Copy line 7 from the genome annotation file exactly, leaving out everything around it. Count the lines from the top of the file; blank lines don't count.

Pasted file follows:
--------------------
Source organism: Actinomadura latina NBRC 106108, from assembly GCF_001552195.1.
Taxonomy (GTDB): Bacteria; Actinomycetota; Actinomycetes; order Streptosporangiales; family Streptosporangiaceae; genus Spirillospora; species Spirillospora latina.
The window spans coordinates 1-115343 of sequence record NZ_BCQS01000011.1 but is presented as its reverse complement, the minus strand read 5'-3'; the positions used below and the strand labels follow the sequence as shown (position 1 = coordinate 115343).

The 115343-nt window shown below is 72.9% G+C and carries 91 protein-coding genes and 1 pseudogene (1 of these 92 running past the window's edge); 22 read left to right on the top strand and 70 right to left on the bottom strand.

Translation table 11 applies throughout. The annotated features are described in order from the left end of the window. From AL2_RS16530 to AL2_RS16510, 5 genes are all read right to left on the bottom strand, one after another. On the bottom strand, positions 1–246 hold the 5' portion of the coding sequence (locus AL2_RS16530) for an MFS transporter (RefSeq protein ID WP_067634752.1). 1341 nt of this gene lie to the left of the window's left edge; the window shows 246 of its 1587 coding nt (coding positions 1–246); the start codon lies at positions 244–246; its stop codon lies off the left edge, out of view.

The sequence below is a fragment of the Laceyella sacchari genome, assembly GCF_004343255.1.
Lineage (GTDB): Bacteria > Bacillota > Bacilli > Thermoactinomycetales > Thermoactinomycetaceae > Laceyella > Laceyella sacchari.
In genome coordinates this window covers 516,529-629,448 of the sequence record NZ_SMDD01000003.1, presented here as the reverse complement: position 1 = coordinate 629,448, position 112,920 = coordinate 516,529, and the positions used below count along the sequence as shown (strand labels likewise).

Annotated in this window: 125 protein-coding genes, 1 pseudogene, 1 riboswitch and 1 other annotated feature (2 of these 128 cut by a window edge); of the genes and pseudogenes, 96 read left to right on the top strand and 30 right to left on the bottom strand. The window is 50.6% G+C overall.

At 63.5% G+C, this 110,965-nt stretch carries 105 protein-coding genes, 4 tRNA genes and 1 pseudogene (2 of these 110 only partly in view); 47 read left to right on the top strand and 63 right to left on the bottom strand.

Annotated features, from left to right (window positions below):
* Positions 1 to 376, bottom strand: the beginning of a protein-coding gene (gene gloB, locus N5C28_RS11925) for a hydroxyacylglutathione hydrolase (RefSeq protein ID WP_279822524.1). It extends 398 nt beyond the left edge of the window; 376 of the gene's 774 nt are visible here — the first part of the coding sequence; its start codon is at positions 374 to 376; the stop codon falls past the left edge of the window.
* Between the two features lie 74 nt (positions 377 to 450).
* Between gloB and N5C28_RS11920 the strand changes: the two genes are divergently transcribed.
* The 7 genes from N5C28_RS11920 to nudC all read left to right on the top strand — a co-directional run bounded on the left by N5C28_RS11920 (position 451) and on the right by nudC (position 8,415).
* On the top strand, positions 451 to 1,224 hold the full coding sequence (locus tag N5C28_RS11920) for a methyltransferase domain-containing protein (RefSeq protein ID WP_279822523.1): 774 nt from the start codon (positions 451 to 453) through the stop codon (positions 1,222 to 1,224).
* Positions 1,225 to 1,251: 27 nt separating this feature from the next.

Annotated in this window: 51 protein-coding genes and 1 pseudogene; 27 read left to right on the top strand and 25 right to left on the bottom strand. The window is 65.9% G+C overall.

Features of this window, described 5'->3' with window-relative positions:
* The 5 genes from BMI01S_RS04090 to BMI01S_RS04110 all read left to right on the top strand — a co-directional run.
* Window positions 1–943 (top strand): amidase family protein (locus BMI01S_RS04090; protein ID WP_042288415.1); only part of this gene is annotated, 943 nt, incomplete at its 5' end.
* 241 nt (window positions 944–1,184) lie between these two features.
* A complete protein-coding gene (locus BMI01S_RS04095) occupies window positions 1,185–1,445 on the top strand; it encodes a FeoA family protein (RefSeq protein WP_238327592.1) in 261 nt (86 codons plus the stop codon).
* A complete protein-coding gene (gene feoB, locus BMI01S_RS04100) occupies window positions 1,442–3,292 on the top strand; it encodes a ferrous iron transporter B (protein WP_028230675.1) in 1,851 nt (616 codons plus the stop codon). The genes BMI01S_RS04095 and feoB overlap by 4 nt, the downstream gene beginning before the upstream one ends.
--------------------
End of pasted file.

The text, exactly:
Lineage (GTDB): Bacteria > Bacillota > Bacilli > Thermoactinomycetales > Thermoactinomycetaceae > Laceyella > Laceyella sacchari.